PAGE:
H.R.1 would require online voter registration accessibility in all States, "assistance with providing a signature," and would require online applications to be accepted on the same criteria as vote-by-mail. In cases where the individual's signature is found to be pre-existing in the state's motor vehicle registry, the acceptance is automated with no safeguards mandated. In new electronic signature submission cases, security measures are left to the state and required only to be "reasonable." Within "miscellaneous provisions," express permission is provided for contributing agencies to contract with third parties to transmit voter registration data.
States would be prohibited from requiring applicants to provide more than the last 4 digits of their Social Security number and forced to allow voter registration forms to serve as an application for an absentee ballot. States would be mandated to "establish and operate a system of automatic registration" in which information gleaned from unrelated State agencies is used to register voters unless the individual affirmatively declines. To auto-register voters, these systems would take identifying information from agencies such as those that administer Social Security Act and Patient Protection and Affordable Care Act programs, those "primarily responsible for regulating the private possession of firearms," agencies that maintain secondary school students' identifying information, and the Social Security Administration. In some cases, the agency would not be allowed to complete the applicant's transaction with that agency prior to obtaining an indication that the individual wishes to register as a voter or affirmatively decline registration.
Individuals eligible to vote would be allowed to register and vote at a polling place on the day of the election, as well as, update or correct information, such as name and political party affiliation. Voters would be allowed to cast a ballot on the basis of that updated information and have that ballot be treated as a regular ballot rather than a provisional one.
Grants would be available for States to "increase the involvement of individuals under 18 years of age" in election activities. The bill appropriates $500,000,000 for States to meet new automatic voter registration program requirements during the fiscal year 2021 and "such sums as may be necessary for each succeeding fiscal year."
The bill has many more far-reaching implications. It would define Election Day as a legal public holiday, requires disclaimers in certain online political ads, and require States to establish congressional redistricting commissions to carry out redistricting plans created by U.S. District courts. It establishes a 'National Commission to Protect United States Democratic Institutions' in the legislative branch, changes laws related to campaign spending by foreign nationals, prohibits members of the House of Representatives from serving on the board of any for-profit entity. The President and the Vice President will also be required to submit 10 years of tax returns to the Federal Election Commission.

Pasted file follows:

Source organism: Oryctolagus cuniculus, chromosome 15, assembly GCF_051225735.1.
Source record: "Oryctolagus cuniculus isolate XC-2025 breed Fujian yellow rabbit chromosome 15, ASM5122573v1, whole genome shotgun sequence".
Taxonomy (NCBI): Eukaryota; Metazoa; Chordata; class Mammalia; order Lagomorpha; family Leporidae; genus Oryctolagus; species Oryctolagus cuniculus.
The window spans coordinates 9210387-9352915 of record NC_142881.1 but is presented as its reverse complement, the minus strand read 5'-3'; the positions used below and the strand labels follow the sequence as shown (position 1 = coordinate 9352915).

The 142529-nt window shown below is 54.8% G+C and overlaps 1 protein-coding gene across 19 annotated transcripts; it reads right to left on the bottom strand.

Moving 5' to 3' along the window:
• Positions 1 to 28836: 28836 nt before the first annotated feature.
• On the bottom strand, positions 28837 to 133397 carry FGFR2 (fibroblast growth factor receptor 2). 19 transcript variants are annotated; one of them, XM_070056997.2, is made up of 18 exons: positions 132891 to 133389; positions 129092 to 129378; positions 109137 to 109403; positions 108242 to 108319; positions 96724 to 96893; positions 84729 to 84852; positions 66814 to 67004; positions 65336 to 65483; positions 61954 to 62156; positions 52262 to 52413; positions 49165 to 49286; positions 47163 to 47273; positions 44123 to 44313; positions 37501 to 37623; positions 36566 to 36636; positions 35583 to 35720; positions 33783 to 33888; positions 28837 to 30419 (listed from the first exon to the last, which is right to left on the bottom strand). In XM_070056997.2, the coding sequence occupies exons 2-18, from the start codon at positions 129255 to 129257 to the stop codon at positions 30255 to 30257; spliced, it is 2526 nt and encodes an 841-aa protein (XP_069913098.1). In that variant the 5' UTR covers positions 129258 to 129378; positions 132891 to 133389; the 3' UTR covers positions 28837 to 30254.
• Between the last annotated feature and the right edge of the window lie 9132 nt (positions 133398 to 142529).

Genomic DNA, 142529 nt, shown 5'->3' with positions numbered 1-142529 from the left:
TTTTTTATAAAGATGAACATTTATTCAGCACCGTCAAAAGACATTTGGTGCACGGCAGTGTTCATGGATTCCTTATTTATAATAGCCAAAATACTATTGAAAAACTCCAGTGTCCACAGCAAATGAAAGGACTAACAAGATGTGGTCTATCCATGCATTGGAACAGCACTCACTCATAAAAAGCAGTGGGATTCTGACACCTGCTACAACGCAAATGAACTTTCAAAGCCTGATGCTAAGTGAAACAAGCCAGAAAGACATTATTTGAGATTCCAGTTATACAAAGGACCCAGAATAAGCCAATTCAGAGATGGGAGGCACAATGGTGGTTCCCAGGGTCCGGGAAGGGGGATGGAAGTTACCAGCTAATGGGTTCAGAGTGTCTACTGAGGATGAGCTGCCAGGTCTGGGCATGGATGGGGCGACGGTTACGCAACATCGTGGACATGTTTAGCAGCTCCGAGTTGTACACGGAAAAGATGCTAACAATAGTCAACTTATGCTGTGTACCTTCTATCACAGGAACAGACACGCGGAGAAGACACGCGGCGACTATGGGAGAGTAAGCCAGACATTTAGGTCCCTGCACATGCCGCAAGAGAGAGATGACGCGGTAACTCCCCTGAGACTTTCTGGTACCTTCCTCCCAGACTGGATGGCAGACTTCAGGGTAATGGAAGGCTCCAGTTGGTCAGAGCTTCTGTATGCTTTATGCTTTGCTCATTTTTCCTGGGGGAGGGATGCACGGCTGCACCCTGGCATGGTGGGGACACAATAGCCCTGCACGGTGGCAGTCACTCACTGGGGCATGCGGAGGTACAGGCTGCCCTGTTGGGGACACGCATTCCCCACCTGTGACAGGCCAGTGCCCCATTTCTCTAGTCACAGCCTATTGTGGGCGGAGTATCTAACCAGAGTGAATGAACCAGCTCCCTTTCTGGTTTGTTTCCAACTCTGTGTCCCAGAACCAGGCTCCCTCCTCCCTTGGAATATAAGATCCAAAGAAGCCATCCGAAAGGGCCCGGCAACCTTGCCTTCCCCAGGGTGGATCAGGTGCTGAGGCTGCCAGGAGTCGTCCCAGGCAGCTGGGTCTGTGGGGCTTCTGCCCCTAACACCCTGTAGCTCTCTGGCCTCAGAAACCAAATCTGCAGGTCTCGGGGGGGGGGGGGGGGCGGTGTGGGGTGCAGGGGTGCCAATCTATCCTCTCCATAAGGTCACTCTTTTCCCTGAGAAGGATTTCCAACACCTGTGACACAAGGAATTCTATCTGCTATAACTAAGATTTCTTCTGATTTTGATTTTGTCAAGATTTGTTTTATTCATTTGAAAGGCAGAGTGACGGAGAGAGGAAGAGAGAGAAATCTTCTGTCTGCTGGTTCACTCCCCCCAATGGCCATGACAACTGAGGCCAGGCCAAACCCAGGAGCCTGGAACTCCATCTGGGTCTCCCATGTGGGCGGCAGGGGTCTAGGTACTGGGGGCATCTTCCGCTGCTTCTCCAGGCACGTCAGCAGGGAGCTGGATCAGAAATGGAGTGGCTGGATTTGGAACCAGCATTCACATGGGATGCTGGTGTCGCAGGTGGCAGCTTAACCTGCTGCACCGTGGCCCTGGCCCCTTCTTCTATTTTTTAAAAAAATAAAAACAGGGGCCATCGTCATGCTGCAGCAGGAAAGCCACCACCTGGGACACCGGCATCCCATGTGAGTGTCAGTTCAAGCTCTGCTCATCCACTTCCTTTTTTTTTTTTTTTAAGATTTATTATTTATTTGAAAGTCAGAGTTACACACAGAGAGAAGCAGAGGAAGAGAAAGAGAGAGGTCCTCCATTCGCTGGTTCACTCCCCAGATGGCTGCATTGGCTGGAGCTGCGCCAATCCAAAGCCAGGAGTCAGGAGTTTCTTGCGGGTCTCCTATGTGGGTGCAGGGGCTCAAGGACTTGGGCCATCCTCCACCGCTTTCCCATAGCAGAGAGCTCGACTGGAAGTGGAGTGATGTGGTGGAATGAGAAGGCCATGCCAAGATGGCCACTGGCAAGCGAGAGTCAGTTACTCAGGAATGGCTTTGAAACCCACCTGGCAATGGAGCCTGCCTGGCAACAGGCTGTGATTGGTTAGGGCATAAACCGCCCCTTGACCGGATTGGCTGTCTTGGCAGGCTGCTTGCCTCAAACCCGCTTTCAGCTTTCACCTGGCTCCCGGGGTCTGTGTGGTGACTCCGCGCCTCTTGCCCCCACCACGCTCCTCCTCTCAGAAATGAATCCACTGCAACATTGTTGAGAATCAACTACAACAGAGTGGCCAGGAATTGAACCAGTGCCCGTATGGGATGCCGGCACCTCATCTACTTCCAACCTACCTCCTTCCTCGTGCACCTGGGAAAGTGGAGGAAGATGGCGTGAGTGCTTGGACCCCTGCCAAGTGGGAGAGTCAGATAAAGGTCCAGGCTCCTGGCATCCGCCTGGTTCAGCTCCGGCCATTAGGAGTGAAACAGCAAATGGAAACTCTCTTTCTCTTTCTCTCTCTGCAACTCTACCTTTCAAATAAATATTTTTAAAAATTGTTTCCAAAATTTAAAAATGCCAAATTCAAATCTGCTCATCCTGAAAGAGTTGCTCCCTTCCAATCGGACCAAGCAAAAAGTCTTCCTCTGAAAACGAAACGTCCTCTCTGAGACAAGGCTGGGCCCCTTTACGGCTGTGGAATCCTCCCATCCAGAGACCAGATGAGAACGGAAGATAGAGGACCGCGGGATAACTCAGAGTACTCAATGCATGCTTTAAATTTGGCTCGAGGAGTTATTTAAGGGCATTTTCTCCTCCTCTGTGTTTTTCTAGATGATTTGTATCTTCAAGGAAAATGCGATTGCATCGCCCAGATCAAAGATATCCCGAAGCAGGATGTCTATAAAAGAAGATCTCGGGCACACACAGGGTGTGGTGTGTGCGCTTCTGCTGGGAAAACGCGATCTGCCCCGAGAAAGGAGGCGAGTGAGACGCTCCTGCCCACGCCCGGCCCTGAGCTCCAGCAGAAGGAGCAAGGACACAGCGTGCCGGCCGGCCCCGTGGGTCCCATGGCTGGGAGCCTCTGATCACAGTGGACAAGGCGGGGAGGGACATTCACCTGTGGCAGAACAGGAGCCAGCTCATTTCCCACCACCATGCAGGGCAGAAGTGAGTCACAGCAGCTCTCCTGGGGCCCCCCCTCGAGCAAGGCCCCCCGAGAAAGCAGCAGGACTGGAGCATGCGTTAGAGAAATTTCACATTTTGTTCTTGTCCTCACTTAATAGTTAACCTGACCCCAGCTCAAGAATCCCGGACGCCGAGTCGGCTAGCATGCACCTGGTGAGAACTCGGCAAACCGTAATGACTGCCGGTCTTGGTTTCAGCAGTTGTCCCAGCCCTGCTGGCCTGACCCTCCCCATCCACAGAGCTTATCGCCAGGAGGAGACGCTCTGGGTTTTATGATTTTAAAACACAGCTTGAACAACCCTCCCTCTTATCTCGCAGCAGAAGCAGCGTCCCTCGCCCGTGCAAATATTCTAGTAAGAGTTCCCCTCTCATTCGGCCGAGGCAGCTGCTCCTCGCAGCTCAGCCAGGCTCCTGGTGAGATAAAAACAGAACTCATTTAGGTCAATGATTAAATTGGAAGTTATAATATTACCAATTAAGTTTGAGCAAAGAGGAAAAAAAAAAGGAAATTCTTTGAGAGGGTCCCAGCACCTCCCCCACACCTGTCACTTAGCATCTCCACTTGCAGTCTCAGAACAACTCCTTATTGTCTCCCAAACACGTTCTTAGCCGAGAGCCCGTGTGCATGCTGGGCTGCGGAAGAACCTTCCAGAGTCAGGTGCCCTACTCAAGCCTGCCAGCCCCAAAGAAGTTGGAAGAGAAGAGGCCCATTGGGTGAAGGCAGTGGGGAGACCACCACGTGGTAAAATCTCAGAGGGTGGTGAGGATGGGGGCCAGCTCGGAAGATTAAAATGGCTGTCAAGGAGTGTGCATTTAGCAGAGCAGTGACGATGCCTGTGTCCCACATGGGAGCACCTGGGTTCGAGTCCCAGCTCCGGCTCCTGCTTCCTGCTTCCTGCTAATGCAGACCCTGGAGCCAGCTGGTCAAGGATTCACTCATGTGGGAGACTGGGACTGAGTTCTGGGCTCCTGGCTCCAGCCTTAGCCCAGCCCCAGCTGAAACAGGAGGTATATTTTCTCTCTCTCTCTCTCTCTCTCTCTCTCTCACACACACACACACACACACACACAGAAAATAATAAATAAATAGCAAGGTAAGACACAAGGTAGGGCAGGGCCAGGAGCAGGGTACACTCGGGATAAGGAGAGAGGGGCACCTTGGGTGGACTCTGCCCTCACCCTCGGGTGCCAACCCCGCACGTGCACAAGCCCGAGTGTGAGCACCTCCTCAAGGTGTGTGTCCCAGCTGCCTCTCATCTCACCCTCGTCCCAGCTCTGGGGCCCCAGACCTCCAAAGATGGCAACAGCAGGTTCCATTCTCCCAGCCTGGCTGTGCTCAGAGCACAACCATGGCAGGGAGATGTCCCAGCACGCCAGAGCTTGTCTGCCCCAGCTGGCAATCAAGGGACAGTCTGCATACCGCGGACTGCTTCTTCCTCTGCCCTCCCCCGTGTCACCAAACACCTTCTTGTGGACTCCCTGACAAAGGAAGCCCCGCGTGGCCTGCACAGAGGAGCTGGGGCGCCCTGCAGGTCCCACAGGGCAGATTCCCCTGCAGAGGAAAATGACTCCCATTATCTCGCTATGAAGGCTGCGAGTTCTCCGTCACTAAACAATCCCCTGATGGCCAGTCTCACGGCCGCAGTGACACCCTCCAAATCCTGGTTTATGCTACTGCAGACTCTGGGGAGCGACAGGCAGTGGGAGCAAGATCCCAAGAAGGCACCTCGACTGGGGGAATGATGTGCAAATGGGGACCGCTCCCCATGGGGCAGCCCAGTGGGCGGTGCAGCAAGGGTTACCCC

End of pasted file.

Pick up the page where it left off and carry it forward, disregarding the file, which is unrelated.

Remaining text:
Alarming to voting integrity advocates in favor of stronger paper trails for auditing the vote, the bill mandates that states conducting paper ballot elections cannot preserve ballots "in any manner that makes it possible, at any time after the ballot has been cast, to associate a voter with the record of the voter’s vote without the voter’s consent."
According to Sen. Ted Cruz, "Democrats did not write the Corrupt Politicians Act to strengthen our elections system or to restore trust in our democracy. They wrote it to expand voter fraud and try to ensure that they’ll never lose again... Democrats are gearing up to try to radically transform our election system and lock in majorities at every level of elected government for decades to come... this bill may be the single most dangerous piece of legislation we’ve seen in decades... This bill eliminates countless state election integrity laws, including Texas’ and other states’ voter ID laws, and replaces them with a set of new laws negotiated by Democrat operatives and radical left-wing activists."